With the legislative effort to repeal and replace the Affordable Care Act (ACA) stalled for now and the Trump administration moving to dismantle the law by all available regulatory means, the constructive among us are compelled to explore paths forward for our health care system that may be viable in the long run. Not coincidentally, before the quixotic rise and fall of the Graham-Cassidy bill, we saw a boomlet in the debate over a Medicare-for-all approach to universal coverage. So I would like to continue our inquiry into what the concept really means and try to answer the question: Is a bipartisan solution possible?
In my previous post, I introduced the concept of Medicare Advantage Premium Support for All (MAPSA). In brief, I posited that a national system that drives bona fide competition among private insurers (Medicare Advantage) and traditional Medicare by empowering consumers with advanceable tax credit subsidies could not only succeed in delivering universal, portable coverage, but that there is enough spending in our current system to finance it.
I was deeply encouraged by the robust positive and, equally helpful, critical feedback I received on this modest proposal. As I confessed at the outset, the thesis raises innumerable questions, with much more investigation and documentation necessary to prove the concept. With your help, I aim to explore these questions in future posts.
This post will take a closer look at the type of plan options we would have if we move to a Medicare-for-all system. In other words, it will explain the program’s current benefit design, how it varies in the Medicare Advantage program or with the purchase of supplemental coverage (Medigap), apparent gaps that may need to be addressed, and the strengths of the otherwise terminated coverage programs that should likely be maintained to optimize the MAPSA regime.
So let us continue this journey together, intrepid travelers, and define the system our country deserves.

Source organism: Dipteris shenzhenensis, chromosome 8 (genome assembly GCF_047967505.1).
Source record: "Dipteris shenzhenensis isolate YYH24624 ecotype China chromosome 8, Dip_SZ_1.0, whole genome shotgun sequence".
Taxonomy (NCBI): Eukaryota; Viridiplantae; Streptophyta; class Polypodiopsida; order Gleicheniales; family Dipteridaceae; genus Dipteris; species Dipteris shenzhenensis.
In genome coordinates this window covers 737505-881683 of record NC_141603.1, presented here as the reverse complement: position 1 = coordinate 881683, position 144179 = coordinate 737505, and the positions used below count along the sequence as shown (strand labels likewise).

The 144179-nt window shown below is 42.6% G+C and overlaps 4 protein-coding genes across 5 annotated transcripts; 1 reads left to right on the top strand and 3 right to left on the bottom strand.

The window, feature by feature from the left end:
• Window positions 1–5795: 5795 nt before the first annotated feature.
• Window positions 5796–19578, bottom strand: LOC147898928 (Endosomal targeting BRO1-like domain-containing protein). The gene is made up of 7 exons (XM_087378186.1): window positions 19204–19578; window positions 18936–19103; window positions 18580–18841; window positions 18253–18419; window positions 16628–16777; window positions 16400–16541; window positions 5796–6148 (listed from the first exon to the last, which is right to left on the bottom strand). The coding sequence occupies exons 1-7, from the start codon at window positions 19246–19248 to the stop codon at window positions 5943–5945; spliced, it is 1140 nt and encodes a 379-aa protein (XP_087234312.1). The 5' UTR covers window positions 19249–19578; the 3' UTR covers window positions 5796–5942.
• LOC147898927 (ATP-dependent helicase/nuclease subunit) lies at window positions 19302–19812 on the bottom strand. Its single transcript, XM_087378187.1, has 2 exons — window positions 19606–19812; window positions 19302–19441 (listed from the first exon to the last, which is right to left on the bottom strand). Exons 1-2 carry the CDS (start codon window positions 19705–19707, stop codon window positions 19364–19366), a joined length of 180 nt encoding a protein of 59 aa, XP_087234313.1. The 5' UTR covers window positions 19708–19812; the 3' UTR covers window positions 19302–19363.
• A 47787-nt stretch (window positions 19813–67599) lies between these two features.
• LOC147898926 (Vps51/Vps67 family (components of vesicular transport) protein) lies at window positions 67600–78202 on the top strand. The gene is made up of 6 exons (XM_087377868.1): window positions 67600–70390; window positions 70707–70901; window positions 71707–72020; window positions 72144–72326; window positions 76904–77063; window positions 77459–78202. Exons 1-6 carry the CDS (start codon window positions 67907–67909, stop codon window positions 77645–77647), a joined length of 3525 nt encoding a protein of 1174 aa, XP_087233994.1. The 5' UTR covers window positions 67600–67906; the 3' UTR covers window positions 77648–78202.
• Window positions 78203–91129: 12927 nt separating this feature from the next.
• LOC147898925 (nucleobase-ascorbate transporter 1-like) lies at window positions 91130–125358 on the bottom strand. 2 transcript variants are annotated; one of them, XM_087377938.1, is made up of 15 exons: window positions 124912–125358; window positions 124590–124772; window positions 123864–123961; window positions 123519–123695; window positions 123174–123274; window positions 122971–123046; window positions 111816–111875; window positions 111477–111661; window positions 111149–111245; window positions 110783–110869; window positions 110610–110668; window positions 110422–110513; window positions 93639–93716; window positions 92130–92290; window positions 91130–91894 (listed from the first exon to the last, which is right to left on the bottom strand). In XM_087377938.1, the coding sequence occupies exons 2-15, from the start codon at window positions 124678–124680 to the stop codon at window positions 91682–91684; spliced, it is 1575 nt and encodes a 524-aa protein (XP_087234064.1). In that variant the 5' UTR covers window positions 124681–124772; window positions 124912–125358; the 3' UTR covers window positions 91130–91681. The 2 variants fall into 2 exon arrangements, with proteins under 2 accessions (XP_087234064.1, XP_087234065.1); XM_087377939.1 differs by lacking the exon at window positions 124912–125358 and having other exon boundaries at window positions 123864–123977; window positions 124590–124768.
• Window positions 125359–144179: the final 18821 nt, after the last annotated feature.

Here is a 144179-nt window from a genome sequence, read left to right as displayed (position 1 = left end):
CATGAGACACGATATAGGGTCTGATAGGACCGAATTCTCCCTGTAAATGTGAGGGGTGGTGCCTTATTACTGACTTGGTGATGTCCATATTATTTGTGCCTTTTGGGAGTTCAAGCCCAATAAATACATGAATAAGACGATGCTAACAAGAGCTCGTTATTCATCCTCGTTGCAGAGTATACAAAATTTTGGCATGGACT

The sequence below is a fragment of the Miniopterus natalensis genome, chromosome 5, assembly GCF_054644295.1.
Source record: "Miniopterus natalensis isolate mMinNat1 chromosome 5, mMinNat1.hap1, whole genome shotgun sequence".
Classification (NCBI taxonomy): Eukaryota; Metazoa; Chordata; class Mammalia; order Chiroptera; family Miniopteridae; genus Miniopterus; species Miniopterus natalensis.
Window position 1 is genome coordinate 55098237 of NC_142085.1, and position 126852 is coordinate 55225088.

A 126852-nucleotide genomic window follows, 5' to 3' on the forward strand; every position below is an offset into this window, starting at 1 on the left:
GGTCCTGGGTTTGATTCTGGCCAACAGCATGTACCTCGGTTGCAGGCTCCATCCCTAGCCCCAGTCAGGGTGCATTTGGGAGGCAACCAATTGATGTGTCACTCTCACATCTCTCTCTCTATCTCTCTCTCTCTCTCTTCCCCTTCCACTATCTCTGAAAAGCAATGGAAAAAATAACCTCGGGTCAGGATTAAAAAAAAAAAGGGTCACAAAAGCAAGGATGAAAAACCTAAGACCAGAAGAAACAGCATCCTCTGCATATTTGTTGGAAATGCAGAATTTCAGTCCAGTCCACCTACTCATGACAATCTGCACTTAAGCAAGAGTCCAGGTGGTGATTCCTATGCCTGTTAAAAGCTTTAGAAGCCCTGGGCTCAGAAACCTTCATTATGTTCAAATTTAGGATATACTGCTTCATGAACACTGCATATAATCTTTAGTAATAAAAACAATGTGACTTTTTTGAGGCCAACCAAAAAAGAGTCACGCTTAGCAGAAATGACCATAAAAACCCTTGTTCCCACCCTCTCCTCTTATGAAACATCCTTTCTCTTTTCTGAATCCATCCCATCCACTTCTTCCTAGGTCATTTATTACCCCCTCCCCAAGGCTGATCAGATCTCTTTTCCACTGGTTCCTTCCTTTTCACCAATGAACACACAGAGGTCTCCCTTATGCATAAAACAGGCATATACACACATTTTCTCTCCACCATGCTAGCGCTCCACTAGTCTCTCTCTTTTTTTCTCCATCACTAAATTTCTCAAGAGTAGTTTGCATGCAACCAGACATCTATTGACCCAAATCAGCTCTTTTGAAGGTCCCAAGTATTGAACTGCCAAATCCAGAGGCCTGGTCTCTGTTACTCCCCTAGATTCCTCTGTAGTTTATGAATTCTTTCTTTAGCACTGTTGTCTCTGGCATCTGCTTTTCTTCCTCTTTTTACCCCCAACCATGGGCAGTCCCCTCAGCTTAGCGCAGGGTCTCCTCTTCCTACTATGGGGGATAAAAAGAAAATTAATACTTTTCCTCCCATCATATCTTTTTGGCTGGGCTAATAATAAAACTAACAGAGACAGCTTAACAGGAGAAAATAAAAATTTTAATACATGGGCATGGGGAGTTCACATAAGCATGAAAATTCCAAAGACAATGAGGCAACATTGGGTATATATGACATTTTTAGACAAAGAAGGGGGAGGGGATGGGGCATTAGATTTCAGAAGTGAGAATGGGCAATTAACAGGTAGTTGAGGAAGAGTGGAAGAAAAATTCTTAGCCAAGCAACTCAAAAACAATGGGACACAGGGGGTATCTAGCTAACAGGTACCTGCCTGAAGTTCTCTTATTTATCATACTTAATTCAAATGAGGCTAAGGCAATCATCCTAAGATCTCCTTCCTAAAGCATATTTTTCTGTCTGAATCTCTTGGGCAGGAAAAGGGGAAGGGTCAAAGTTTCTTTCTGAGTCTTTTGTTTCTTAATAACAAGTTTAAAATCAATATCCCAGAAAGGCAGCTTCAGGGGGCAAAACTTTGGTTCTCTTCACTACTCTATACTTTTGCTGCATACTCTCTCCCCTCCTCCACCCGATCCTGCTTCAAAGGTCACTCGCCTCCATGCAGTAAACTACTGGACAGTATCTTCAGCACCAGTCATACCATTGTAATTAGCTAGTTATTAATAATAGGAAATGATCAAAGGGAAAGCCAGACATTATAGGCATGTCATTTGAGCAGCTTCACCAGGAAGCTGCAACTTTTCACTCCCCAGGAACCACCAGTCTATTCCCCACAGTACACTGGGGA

Traditional Medicare And Part D
When Medicare began, it was comprised by two key components: an inpatient benefit (Part A) and an outpatient benefit (Part B), which loosely mirrors the Blue Cross Blue Shield model that evolved about a generation prior.
Generally, Medicare Part A has no premium; workers pay into the Medicare Trust Fund via a payroll tax and become eligible when they turn 65 or other criteria are met. In 2017, Part A had a $1,316 deductible for hospital stays, with additional costs kicking in after 60 and 91 days. Additional inpatient and related services are covered under this benefit, such as skilled nursing care and home health, each with their own coinsurance regime that I will not delve into here. Importantly, Medicare Part A has no limit on out-of-pocket costs—in other words, no catastrophic cap.
Medicare Part B covers clinician visits, clinical lab tests, outpatient hospital services, durable medical equipment, and more. In 2017, the deductible is $183 with 20 percent coinsurance for most services. Preventive screenings are covered for no additional cost. Like Part A, Part B currently has no limit on out-of-pocket costs. We’ll come back to that.
In 2003, Congress established a prescription drug benefit in Medicare, referred to as Part D. More akin to its neighbor, Part C (Medicare Advantage), Part D relies on private insurance carriers and pharmacy benefit managers to deliver a drug benefit within certain parameters. In 2017, the base benefit featured a $400 deductible, 25 percent coinsurance up to $3,700, a (now diminishing) coverage gap until the enrollee has spent $4,950 total out of pocket, and then 5 percent coinsurance after that. Plans may deviate from this model, but their approach must be actuarially equivalent to it.